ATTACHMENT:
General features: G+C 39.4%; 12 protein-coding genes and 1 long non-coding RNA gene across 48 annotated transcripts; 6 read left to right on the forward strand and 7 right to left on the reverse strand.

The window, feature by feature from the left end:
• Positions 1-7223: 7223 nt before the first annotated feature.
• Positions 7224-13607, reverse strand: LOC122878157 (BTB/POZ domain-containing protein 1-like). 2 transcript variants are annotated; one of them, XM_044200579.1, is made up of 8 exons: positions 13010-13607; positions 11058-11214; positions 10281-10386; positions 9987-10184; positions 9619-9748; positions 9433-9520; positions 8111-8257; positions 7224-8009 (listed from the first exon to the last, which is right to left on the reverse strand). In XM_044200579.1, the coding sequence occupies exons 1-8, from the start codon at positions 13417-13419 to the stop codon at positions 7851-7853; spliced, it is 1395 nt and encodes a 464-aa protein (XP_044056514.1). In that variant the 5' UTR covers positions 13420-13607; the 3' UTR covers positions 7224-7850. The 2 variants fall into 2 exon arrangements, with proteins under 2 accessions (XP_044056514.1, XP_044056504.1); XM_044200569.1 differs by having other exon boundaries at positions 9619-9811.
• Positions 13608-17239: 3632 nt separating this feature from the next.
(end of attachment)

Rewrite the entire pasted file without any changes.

General features: G+C 39.4%; 12 protein-coding genes and 1 long non-coding RNA gene across 48 annotated transcripts; 6 read left to right on the forward strand and 7 right to left on the reverse strand.

The window, feature by feature from the left end:
• Positions 1-7223: 7223 nt before the first annotated feature.
• Positions 7224-13607, reverse strand: LOC122878157 (BTB/POZ domain-containing protein 1-like). 2 transcript variants are annotated; one of them, XM_044200579.1, is made up of 8 exons: positions 13010-13607; positions 11058-11214; positions 10281-10386; positions 9987-10184; positions 9619-9748; positions 9433-9520; positions 8111-8257; positions 7224-8009 (listed from the first exon to the last, which is right to left on the reverse strand). In XM_044200579.1, the coding sequence occupies exons 1-8, from the start codon at positions 13417-13419 to the stop codon at positions 7851-7853; spliced, it is 1395 nt and encodes a 464-aa protein (XP_044056514.1). In that variant the 5' UTR covers positions 13420-13607; the 3' UTR covers positions 7224-7850. The 2 variants fall into 2 exon arrangements, with proteins under 2 accessions (XP_044056514.1, XP_044056504.1); XM_044200569.1 differs by having other exon boundaries at positions 9619-9811.
• Positions 13608-17239: 3632 nt separating this feature from the next.